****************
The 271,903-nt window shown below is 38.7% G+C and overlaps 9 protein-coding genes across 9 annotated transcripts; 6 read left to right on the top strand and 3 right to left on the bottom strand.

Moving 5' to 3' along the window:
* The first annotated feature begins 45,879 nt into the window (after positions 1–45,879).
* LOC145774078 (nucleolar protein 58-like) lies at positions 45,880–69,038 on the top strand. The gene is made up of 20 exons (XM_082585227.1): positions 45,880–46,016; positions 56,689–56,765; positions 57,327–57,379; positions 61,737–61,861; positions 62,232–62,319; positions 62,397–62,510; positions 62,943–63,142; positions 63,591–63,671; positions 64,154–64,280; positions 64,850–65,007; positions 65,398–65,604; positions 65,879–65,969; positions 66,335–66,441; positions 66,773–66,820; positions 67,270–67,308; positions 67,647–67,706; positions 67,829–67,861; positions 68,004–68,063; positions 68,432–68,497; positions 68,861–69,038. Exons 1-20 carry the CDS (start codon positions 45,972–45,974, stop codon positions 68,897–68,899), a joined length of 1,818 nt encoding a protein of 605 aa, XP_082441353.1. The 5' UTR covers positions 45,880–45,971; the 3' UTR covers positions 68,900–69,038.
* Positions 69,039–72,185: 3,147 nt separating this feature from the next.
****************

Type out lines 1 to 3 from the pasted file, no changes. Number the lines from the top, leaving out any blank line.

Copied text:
The 271,903-nt window shown below is 38.7% G+C and overlaps 9 protein-coding genes across 9 annotated transcripts; 6 read left to right on the top strand and 3 right to left on the bottom strand.

Moving 5' to 3' along the window:
* The first annotated feature begins 45,879 nt into the window (after positions 1–45,879).